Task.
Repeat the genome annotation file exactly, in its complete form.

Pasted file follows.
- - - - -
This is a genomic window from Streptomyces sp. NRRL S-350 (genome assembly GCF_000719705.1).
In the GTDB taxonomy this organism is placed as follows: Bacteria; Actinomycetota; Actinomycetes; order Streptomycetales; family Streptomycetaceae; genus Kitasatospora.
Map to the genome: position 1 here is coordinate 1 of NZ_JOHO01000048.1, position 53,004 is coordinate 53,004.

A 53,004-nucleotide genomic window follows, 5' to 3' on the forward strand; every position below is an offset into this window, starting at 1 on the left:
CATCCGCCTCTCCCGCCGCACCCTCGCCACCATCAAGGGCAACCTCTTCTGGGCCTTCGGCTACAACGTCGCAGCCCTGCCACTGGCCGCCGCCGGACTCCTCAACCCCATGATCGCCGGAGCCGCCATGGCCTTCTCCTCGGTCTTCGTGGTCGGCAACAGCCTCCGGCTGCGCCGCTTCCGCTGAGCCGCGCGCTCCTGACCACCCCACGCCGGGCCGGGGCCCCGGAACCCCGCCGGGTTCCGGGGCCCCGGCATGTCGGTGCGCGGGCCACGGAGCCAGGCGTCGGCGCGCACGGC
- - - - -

This is a genomic window from Streptomyces sp. NRRL S-350 (genome assembly GCF_000719705.1).
In the GTDB taxonomy this organism is placed as follows: Bacteria; Actinomycetota; Actinomycetes; order Streptomycetales; family Streptomycetaceae; genus Kitasatospora.
Map to the genome: position 1 here is coordinate 1 of NZ_JOHO01000048.1, position 53,004 is coordinate 53,004.

A 53,004-nucleotide genomic window follows, 5' to 3' on the forward strand; every position below is an offset into this window, starting at 1 on the left:
CATCCGCCTCTCCCGCCGCACCCTCGCCACCATCAAGGGCAACCTCTTCTGGGCCTTCGGCTACAACGTCGCAGCCCTGCCACTGGCCGCCGCCGGACTCCTCAACCCCATGATCGCCGGAGCCGCCATGGCCTTCTCCTCGGTCTTCGTGGTCGGCAACAGCCTCCGGCTGCGCCGCTTCCGCTGAGCCGCGCGCTCCTGACCACCCCACGCCGGGCCGGGGCCCCGGAACCCCGCCGGGTTCCGGGGCCCCGGCATGTCGGTGCGCGGGCCACGGAGCCAGGCGTCGGCGCGCACGGC